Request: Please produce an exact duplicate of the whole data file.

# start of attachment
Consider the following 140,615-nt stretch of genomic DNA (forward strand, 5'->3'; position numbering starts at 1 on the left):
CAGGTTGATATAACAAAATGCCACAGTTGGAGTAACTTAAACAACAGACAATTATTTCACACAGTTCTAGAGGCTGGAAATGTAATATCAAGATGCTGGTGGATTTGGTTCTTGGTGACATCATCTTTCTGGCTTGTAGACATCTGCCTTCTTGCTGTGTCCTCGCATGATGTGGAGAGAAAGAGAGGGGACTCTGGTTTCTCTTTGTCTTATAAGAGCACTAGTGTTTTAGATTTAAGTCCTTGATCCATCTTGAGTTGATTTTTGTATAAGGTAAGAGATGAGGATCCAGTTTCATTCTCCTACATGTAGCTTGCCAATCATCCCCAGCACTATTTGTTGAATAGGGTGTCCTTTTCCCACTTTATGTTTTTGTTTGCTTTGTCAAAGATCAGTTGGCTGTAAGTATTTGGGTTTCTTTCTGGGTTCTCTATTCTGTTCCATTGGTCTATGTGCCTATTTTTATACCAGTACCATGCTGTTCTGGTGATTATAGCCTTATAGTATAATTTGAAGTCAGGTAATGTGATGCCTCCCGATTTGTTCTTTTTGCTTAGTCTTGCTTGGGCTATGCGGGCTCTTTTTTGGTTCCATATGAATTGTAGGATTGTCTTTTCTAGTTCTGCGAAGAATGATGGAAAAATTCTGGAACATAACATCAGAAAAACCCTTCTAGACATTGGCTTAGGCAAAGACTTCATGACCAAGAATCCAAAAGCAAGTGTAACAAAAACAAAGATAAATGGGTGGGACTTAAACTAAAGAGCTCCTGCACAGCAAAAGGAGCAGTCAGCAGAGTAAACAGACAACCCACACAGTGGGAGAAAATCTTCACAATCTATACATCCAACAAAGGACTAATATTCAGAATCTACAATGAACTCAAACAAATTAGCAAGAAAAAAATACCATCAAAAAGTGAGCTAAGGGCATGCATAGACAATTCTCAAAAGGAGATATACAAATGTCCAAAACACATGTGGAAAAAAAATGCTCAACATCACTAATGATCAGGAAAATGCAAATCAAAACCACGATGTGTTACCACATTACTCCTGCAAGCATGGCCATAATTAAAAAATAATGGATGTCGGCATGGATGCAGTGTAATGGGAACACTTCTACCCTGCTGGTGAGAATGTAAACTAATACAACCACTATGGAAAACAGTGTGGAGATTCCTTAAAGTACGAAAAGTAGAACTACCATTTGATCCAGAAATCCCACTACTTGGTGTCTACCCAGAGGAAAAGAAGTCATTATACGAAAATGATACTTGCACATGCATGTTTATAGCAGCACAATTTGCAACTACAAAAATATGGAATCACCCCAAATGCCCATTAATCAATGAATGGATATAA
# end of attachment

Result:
Consider the following 140,615-nt stretch of genomic DNA (forward strand, 5'->3'; position numbering starts at 1 on the left):
CAGGTTGATATAACAAAATGCCACAGTTGGAGTAACTTAAACAACAGACAATTATTTCACACAGTTCTAGAGGCTGGAAATGTAATATCAAGATGCTGGTGGATTTGGTTCTTGGTGACATCATCTTTCTGGCTTGTAGACATCTGCCTTCTTGCTGTGTCCTCGCATGATGTGGAGAGAAAGAGAGGGGACTCTGGTTTCTCTTTGTCTTATAAGAGCACTAGTGTTTTAGATTTAAGTCCTTGATCCATCTTGAGTTGATTTTTGTATAAGGTAAGAGATGAGGATCCAGTTTCATTCTCCTACATGTAGCTTGCCAATCATCCCCAGCACTATTTGTTGAATAGGGTGTCCTTTTCCCACTTTATGTTTTTGTTTGCTTTGTCAAAGATCAGTTGGCTGTAAGTATTTGGGTTTCTTTCTGGGTTCTCTATTCTGTTCCATTGGTCTATGTGCCTATTTTTATACCAGTACCATGCTGTTCTGGTGATTATAGCCTTATAGTATAATTTGAAGTCAGGTAATGTGATGCCTCCCGATTTGTTCTTTTTGCTTAGTCTTGCTTGGGCTATGCGGGCTCTTTTTTGGTTCCATATGAATTGTAGGATTGTCTTTTCTAGTTCTGCGAAGAATGATGGAAAAATTCTGGAACATAACATCAGAAAAACCCTTCTAGACATTGGCTTAGGCAAAGACTTCATGACCAAGAATCCAAAAGCAAGTGTAACAAAAACAAAGATAAATGGGTGGGACTTAAACTAAAGAGCTCCTGCACAGCAAAAGGAGCAGTCAGCAGAGTAAACAGACAACCCACACAGTGGGAGAAAATCTTCACAATCTATACATCCAACAAAGGACTAATATTCAGAATCTACAATGAACTCAAACAAATTAGCAAGAAAAAAATACCATCAAAAAGTGAGCTAAGGGCATGCATAGACAATTCTCAAAAGGAGATATACAAATGTCCAAAACACATGTGGAAAAAAAATGCTCAACATCACTAATGATCAGGAAAATGCAAATCAAAACCACGATGTGTTACCACATTACTCCTGCAAGCATGGCCATAATTAAAAAATAATGGATGTCGGCATGGATGCAGTGTAATGGGAACACTTCTACCCTGCTGGTGAGAATGTAAACTAATACAACCACTATGGAAAACAGTGTGGAGATTCCTTAAAGTACGAAAAGTAGAACTACCATTTGATCCAGAAATCCCACTACTTGGTGTCTACCCAGAGGAAAAGAAGTCATTATACGAAAATGATACTTGCACATGCATGTTTATAGCAGCACAATTTGCAACTACAAAAATATGGAATCACCCCAAATGCCCATTAATCAATGAATGGATATAA